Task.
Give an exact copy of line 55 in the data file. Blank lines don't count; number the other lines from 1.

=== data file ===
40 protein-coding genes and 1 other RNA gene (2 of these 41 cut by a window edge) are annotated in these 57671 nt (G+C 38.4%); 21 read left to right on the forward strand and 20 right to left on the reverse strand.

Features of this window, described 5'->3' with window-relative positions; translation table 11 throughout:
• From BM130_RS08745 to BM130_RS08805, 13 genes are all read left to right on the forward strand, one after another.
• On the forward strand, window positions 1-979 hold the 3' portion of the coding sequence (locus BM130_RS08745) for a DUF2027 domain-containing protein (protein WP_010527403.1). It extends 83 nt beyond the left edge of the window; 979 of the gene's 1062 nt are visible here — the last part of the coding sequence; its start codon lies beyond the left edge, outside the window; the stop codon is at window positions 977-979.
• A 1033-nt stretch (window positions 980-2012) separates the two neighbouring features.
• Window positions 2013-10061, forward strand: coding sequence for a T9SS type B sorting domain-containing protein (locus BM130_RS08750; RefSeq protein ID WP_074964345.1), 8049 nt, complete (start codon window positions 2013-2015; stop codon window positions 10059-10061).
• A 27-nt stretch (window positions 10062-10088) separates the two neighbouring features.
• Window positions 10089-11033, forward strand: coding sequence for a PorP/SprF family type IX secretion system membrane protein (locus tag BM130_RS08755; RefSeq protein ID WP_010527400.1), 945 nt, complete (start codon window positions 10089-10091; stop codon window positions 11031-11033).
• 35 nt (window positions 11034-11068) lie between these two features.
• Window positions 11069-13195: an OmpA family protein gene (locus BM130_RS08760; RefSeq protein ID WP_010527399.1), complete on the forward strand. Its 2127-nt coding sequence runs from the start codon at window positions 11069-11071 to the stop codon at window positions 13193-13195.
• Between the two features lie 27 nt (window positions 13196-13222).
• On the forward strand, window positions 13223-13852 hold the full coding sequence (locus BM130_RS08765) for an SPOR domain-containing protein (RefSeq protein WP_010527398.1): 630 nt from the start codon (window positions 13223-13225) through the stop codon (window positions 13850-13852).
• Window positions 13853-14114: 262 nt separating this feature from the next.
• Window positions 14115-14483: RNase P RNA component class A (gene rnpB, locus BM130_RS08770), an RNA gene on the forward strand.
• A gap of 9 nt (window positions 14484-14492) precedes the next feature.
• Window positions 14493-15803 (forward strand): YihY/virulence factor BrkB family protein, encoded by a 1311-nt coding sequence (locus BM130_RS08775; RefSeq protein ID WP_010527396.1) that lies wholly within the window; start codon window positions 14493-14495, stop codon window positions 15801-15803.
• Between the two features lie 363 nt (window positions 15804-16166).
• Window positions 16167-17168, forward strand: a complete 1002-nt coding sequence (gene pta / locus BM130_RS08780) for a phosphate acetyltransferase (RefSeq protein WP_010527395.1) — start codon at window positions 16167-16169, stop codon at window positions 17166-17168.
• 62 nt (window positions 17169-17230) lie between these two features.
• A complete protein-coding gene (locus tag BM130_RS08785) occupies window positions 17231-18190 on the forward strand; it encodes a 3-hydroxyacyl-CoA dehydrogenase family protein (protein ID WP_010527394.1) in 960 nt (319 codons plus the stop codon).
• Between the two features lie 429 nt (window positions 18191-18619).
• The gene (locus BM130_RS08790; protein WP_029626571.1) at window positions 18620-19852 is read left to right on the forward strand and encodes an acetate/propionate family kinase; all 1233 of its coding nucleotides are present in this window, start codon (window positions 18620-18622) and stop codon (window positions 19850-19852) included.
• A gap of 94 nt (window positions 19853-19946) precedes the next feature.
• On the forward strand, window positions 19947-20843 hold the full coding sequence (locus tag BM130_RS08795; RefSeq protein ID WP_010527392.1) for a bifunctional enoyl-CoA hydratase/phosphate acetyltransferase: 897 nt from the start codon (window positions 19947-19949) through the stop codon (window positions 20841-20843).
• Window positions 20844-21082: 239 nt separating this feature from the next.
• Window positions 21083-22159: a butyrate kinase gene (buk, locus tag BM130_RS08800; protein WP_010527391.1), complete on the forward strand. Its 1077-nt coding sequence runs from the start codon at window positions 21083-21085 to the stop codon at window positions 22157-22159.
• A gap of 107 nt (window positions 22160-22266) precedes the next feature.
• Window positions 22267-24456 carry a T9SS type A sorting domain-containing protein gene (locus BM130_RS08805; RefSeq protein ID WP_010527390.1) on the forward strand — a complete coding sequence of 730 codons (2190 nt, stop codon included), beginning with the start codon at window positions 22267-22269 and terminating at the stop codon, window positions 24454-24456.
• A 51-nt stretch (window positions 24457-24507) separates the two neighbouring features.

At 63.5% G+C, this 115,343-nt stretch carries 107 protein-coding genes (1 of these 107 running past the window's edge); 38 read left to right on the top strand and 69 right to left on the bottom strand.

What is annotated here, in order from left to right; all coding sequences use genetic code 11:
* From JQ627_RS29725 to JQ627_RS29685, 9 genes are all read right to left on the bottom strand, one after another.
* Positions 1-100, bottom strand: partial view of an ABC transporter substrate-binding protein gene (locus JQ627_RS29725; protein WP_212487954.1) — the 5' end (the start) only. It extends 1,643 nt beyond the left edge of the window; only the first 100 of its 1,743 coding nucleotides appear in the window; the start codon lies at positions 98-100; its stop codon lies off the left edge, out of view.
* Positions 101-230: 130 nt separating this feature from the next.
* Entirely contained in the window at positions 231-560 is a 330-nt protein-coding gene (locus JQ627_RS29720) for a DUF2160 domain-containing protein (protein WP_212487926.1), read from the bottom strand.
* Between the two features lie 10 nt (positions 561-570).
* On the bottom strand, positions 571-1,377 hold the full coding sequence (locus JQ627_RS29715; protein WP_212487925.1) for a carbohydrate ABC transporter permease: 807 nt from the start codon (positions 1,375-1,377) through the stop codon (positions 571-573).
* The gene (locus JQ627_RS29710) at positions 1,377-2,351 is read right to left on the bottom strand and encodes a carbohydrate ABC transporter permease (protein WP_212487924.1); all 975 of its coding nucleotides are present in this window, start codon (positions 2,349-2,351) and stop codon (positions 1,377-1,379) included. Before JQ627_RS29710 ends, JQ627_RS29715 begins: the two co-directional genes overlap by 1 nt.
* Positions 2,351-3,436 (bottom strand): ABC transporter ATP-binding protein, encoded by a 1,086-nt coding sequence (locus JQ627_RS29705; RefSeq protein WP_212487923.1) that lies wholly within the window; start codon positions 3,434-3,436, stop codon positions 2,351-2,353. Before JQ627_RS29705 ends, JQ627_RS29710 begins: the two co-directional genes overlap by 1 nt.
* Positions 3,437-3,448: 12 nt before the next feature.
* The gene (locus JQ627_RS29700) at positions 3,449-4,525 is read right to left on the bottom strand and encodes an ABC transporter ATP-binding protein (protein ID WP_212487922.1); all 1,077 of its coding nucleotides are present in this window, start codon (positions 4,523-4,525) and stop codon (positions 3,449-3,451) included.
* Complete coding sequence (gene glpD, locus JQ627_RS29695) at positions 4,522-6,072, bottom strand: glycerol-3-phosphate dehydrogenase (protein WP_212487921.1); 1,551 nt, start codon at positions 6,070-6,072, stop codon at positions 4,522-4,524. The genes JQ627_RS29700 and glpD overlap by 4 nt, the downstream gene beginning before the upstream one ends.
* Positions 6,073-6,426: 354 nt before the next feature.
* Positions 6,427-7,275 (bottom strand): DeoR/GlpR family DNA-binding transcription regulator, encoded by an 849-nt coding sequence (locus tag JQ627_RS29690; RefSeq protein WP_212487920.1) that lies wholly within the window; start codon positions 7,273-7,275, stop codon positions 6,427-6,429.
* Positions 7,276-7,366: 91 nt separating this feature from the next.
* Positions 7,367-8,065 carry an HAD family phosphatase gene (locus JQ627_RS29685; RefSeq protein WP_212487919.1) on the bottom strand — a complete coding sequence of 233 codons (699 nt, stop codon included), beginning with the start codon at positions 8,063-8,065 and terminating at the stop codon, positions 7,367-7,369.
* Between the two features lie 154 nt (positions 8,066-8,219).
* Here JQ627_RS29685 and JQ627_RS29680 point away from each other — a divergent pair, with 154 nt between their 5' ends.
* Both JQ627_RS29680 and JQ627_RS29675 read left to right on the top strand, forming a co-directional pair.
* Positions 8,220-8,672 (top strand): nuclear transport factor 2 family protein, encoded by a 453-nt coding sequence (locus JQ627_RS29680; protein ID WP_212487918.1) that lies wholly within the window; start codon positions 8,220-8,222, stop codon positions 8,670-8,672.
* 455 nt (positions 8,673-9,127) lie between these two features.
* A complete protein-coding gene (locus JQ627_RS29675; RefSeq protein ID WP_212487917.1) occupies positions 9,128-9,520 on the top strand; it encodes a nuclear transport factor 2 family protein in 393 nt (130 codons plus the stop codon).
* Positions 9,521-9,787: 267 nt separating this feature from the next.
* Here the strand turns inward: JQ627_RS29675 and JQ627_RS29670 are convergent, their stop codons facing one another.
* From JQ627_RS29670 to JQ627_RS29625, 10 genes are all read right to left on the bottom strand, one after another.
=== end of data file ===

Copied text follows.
* From JQ627_RS29670 to JQ627_RS29625, 10 genes are all read right to left on the bottom strand, one after another.